Balancing fisheries production and protection in Tañon Strait

NEGROS ORIENTAL, Philippines – To stop destructive and illegal fishing practices, involve someone who actually knows how to fish.

At least that's the view that Ybarra Laruga of Tanjay, Negros Oriental, holds, and he's been involved in the campaign to enforce fisheries laws in the Visayas for more than 22 years.

On the day of his interview, Laruga was pleased that he had caught 10 kilos of goatfish (timbongan) and island mackerel (anduhaw) the night before, and made nearly P2,000. His friends had each caught 6 to 10 kilos as well. They didn't have to head too far from shore. "We used less than half a liter of fuel," Laruga said.

What made that bounty possible was a batch of artificial reefs that his association had put in place in 2018. The contraptions look simple – just a few bamboo poles tied together in the shape of a makeshift pyramid and covered with palm fronds. Laruga and his neighbors placed these about 10 to 12 meters underwater (not too deep or the currents would be too strong), weighed each structure down with a small block of cement, and waited a few months.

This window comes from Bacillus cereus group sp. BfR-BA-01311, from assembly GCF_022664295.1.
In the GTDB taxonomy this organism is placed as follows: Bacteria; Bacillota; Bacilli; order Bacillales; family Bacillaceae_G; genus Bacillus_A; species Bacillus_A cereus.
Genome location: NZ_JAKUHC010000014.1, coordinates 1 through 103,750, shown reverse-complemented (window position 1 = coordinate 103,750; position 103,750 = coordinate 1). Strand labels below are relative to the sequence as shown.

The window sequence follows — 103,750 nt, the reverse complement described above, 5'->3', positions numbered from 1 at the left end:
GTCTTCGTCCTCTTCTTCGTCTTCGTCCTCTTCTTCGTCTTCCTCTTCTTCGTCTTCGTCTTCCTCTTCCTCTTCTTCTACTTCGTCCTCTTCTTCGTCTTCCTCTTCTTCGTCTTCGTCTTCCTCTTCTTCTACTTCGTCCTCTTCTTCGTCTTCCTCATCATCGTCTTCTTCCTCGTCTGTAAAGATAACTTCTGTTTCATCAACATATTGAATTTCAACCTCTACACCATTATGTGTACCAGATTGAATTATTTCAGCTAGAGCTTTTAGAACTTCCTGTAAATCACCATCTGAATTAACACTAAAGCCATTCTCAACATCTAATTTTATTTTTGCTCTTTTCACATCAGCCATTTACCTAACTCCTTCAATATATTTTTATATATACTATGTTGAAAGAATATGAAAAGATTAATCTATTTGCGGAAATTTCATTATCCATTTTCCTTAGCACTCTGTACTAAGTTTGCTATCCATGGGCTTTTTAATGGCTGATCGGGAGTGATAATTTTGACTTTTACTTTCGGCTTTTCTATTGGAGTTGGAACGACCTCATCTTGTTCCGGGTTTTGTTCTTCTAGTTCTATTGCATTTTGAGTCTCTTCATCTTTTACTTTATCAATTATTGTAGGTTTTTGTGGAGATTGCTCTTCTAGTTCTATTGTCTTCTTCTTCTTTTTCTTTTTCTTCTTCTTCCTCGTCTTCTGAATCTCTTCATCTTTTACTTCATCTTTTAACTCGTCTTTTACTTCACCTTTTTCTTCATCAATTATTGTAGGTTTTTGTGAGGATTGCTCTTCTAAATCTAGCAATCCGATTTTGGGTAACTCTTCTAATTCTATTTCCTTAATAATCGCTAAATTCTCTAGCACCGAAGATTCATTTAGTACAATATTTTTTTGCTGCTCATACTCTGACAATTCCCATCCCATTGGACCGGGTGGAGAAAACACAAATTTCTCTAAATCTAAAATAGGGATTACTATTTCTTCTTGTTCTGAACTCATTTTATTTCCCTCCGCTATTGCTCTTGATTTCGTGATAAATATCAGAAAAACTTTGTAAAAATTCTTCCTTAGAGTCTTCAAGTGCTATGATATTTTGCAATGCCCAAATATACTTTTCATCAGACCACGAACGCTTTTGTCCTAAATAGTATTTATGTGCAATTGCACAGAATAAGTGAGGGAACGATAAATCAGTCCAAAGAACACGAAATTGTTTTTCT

"Now, we can find plenty of fish near our artificial reefs," Laruga explained.

This year, the Tanjay Fishermen's Village Association has received 1,200 bamboo poles that they plan to divide among 9 coastal barangays. Beyond a four-hectare marine reserve in Pulo, there is far too little coral cover left in Tanjay, said Laruga, which is why their catch has dwindled in recent years.

And so, he and his allies build artificial reefs and work with Bantay Dagat to try to stop commercial and municipal fishermen whose methods endanger what little coral cover and seagrasses are left.

Each day, if the weather favors him, Laruga goes out to fish at 4 in the morning and stays out for about 4 hours. The rest of the day, he divides between his work at the city government and his association duties. Most of his days are long and tiring, but his livelihood has allowed him to support his oldest son throughout college and send his daughter to a private school.

"Before, when I went to school, I never had shoes. I used net bags to carry my things. Since we didn't have money for a tricycle ride, we walked to school. Sometimes, I had to carry one of my younger siblings," Laruga said. "But now my children are college-educated."

'Life is better now'

His son, now 32, works as a firefighter in Cebu province. His daughter, a business administration major, has one more year of college to complete. Their education is a point of pride for Laruga, who made it to high school but chose to fish full-time after that so he could help support 6 younger siblings.